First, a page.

Tobacco and Frenchies

Mark Twain reportedly said, “Quitting tobacco’s the easiest thing in the world. I’ve done it 1000 times.”

Lots of us are ex-smokers. Lots of us are would-be ex-smokers. Lots of us are smokers. And we all know it’s not good for us. We may be aware that it’s also not good for our pets, on account of the second-hand smoke.

Brachycephalic dogs and cats are already prone to respiratory problems, and if you smoke around them in an enclosed space, like a well-insulated house or car, cigarette smoke can make their problems worse.

We might know or assume there’s an increased risk of lung and nasal cancer in animals who live with smokers. Dogs living in a smoky environment have a 60% higher risk of getting lung cancer—and those numbers are likely higher in brachy dogs, like Frenchies. Imagine hearing that your dog has a cancer that is likely caused by your nicotine habit. The guilt would be terrible. And so awful to watch your dog suffer!

Here’s a story told by one of our volunteers who adopted a dog from a family of smokers: “I adopted a retired show champion at age 4 from a couple that both smoked, and immediately noticed breathing problems, but it was not his nares or palate. His diagnosis was a scarred, severely narrowed trachea. He had to be managed medically, and we added one med after another. He was retaining fluid around his lungs and heart, so he was on lasix. (Aside form the dog’s obvious discomfort, think of the inconvenience of a dog on lasix, a diuretic!) To help move more air, he was on oral theophylline (a bronchodilator) and an albuterol inhaler (albuterol interacts with neurotransmitter receptors, and side effects include racing heart rate and muscle tremors). Frequent bouts of pneumonia required heavy-duty antibiotics. Toward the end he had a home nebulizer chamber for the albuterol, and we added a flonase inhaler.

Both his regular vet and the cardiologist were very clear that in their opinion the problems were created by exposure to second-hand smoke during the first several years of his life. In the end, the drugs he needed to breathe were causing seizure activity and it was time to say goodbye, just shy of two years after he joined our family. Frenchies have enough inherent problems with out adding to them, so please think about how your behaviors are affecting your pets.”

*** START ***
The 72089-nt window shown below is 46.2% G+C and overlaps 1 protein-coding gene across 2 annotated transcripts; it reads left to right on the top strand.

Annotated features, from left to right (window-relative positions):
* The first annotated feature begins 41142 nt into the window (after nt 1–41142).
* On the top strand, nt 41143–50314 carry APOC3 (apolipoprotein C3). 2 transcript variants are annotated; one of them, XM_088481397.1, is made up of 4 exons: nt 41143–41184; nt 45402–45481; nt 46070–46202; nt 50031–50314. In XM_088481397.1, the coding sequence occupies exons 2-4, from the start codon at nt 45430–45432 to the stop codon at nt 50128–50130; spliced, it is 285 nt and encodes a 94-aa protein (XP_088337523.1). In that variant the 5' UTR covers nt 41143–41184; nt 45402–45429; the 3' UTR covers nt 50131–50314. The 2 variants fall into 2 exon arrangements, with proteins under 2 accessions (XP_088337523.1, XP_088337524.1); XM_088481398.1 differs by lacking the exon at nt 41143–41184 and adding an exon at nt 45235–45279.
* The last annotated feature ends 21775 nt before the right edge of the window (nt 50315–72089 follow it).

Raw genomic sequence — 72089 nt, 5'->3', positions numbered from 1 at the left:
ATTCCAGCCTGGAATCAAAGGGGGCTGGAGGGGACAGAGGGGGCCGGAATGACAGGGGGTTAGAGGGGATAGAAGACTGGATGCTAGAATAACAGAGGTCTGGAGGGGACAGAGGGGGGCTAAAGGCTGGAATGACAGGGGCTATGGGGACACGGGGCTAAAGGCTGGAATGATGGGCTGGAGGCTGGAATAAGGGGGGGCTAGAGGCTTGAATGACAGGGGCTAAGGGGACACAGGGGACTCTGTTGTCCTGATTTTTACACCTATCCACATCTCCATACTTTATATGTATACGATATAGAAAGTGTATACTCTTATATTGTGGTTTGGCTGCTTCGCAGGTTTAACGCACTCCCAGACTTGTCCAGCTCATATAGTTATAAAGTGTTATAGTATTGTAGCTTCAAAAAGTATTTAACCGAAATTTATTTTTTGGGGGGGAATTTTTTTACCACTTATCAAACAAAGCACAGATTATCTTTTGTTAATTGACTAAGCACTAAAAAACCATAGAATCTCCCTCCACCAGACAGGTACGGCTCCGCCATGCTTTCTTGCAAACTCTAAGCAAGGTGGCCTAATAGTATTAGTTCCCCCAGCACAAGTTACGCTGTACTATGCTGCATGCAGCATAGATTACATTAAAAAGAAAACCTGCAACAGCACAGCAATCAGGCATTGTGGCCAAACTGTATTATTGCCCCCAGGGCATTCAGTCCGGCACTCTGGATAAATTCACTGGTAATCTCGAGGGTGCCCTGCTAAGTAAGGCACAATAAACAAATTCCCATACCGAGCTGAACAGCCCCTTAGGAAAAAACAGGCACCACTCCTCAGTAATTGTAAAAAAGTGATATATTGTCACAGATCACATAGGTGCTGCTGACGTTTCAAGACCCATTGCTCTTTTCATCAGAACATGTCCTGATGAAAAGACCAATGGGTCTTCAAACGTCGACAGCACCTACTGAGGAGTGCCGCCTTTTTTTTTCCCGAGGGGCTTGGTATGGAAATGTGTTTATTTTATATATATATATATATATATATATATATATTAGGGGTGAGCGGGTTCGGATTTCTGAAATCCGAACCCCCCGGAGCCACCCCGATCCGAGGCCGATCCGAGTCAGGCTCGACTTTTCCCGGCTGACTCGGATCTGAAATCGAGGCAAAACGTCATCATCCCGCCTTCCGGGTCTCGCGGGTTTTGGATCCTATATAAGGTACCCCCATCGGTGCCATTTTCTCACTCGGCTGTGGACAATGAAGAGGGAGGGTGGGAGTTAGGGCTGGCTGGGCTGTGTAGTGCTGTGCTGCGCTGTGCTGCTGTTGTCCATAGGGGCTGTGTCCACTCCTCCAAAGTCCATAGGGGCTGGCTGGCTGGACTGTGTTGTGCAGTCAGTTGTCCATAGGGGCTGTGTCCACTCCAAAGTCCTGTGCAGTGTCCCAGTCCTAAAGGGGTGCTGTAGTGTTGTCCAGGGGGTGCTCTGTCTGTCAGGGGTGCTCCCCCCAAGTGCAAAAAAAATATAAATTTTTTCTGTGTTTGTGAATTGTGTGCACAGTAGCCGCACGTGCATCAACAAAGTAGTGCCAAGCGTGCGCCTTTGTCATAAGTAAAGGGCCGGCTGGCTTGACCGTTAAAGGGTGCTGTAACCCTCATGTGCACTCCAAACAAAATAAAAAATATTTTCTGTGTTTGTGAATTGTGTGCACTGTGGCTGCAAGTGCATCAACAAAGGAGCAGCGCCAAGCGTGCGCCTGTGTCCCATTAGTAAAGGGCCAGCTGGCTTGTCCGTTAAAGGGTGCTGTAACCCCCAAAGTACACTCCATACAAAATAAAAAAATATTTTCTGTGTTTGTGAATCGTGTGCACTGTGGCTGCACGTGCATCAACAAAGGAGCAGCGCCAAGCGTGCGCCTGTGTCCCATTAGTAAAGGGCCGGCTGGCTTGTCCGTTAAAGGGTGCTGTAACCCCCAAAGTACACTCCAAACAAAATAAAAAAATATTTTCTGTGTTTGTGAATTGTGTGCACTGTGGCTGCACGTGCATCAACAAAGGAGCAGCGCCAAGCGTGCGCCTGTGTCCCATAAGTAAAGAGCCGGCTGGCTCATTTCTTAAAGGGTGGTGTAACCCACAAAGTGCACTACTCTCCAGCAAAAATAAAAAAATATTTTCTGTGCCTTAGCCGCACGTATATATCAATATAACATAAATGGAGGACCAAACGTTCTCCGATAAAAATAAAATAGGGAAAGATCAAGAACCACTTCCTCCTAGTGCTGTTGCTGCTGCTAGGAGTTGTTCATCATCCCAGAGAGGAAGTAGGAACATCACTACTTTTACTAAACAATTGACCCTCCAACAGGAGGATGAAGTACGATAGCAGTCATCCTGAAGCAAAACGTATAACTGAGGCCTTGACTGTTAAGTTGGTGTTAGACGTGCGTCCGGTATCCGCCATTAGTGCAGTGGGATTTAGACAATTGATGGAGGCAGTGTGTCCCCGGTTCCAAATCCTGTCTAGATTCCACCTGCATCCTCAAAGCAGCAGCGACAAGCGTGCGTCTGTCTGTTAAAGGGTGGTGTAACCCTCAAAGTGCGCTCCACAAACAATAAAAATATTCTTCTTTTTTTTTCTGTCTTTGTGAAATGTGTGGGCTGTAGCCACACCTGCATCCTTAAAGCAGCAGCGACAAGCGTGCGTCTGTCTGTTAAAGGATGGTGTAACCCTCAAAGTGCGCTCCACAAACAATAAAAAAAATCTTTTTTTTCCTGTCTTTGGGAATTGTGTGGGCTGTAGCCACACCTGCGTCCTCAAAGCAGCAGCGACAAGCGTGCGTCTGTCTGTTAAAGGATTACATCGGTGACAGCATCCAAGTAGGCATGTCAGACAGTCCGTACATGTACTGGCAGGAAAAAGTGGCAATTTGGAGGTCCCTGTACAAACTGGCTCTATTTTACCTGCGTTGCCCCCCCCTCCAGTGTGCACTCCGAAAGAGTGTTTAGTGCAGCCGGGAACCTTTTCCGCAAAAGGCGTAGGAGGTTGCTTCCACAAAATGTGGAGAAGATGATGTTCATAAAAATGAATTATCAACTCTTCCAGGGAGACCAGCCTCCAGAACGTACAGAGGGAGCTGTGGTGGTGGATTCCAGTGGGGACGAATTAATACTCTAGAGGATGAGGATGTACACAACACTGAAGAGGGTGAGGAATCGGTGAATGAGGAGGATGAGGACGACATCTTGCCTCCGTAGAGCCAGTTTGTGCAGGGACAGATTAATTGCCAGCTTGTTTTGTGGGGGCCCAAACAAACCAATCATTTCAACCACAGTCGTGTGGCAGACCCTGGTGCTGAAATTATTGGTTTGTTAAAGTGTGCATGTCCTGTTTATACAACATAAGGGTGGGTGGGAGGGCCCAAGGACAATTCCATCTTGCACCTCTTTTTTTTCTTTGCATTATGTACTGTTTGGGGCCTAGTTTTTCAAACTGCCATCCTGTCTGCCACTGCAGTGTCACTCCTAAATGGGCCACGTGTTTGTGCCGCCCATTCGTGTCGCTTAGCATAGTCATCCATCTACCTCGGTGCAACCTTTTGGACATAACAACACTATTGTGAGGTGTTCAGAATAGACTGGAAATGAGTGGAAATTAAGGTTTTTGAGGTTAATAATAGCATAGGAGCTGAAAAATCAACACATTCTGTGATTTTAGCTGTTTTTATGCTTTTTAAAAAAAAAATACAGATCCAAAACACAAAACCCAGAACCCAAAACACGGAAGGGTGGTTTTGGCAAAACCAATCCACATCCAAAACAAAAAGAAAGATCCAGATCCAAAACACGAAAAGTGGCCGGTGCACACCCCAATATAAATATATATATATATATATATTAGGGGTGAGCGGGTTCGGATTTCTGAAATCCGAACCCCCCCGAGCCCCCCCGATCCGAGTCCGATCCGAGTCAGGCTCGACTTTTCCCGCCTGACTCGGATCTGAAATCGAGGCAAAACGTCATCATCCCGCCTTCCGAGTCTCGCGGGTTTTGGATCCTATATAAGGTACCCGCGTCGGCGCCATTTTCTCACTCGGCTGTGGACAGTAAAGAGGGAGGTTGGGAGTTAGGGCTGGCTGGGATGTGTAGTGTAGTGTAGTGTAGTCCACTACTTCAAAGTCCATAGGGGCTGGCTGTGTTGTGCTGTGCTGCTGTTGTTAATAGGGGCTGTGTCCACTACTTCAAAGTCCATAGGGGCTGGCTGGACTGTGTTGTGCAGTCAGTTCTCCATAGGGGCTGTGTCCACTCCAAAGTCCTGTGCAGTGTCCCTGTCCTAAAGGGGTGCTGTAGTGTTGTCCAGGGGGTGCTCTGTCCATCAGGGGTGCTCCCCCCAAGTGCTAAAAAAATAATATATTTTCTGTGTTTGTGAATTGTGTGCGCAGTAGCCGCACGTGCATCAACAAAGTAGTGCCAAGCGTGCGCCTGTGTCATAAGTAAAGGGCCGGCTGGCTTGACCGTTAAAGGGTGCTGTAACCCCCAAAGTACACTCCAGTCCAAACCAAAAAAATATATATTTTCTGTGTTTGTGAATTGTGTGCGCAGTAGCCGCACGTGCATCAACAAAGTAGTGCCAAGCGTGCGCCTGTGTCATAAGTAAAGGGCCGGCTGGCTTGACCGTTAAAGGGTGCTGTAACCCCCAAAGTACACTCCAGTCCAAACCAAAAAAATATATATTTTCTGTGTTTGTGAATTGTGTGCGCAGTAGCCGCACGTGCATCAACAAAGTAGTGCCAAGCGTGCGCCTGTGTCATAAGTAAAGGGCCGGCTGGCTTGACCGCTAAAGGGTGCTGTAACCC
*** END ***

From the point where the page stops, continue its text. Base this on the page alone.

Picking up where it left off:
But there’s more than the smoke to worry about: particulates from cigarettes cling to every surface of the house—the dogs’ beds, the couch, the carpet—everything they touch. Those particulates stick to pets’ coats, too, and the animals ingest them as they clean themselves.

And as if Frenchies—already susceptible to allergies—needed another source of dermatitis, cigarette smoke is linked to allergic dermatitis as well.

No doubt you know this, but ingesting nicotine can kill an animal, so be alert to nicotine dangers even if you aren’t a smoker; don’t let your dog chew on a discarded cigar butt he may find on a walk. After a party, clear away any glasses with cigarette butt “tea” your guests may have left behind. And never let your dogs get hold of stop-smoking aids, like gum or patches.

Listen, we know you don’t need a lecture. But here’s some advice on how to minimize the impact of your habit:

Smoke outside.

Don’t leave your butts where a dog can get them. Same goes for your nicotine patches, nicotine gum or your discarded chewed gum or chewing tobacco.

After you smoke, before you pet your critters, wash the particulates off your hands.

This might sound extreme, but consider changing your clothes when you come in, or smoke in a smock or coveralls of some kind—those particulates will be clinging to you and you’ll transfer them to your animals.

Most of the people we know who smoke would like to quit. If you would like to quit and you haven’t been able to manage it for your own sake, consider doing it for your pet.